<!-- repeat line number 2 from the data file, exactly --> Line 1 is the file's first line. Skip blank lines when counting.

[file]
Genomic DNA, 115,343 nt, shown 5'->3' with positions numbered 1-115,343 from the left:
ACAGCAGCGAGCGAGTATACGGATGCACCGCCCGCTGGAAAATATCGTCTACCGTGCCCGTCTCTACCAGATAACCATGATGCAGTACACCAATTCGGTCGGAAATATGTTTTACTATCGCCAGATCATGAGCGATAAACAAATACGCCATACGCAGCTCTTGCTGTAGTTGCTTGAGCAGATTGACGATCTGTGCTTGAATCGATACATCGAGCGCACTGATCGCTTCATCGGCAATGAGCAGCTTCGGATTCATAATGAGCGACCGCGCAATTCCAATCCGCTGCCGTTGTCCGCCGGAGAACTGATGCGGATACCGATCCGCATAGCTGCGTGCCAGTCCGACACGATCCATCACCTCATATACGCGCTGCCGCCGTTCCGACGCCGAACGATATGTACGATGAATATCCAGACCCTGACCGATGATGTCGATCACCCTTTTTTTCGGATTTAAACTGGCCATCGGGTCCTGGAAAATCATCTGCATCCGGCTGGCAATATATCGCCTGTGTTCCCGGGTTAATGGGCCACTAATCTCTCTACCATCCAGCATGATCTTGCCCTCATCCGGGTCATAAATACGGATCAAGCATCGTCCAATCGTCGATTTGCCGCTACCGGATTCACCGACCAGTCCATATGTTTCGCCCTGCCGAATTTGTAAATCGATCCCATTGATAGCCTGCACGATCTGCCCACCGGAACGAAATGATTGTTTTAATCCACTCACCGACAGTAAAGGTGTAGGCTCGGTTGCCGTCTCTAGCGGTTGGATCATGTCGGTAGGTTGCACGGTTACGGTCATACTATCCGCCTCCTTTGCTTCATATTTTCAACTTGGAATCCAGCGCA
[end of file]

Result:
ACAGCAGCGAGCGAGTATACGGATGCACCGCCCGCTGGAAAATATCGTCTACCGTGCCCGTCTCTACCAGATAACCATGATGCAGTACACCAATTCGGTCGGAAATATGTTTTACTATCGCCAGATCATGAGCGATAAACAAATACGCCATACGCAGCTCTTGCTGTAGTTGCTTGAGCAGATTGACGATCTGTGCTTGAATCGATACATCGAGCGCACTGATCGCTTCATCGGCAATGAGCAGCTTCGGATTCATAATGAGCGACCGCGCAATTCCAATCCGCTGCCGTTGTCCGCCGGAGAACTGATGCGGATACCGATCCGCATAGCTGCGTGCCAGTCCGACACGATCCATCACCTCATATACGCGCTGCCGCCGTTCCGACGCCGAACGATATGTACGATGAATATCCAGACCCTGACCGATGATGTCGATCACCCTTTTTTTCGGATTTAAACTGGCCATCGGGTCCTGGAAAATCATCTGCATCCGGCTGGCAATATATCGCCTGTGTTCCCGGGTTAATGGGCCACTAATCTCTCTACCATCCAGCATGATCTTGCCCTCATCCGGGTCATAAATACGGATCAAGCATCGTCCAATCGTCGATTTGCCGCTACCGGATTCACCGACCAGTCCATATGTTTCGCCCTGCCGAATTTGTAAATCGATCCCATTGATAGCCTGCACGATCTGCCCACCGGAACGAAATGATTGTTTTAATCCACTCACCGACAGTAAAGGTGTAGGCTCGGTTGCCGTCTCTAGCGGTTGGATCATGTCGGTAGGTTGCACGGTTACGGTCATACTATCCGCCTCCTTTGCTTCATATTTTCAACTTGGAATCCAGCGCA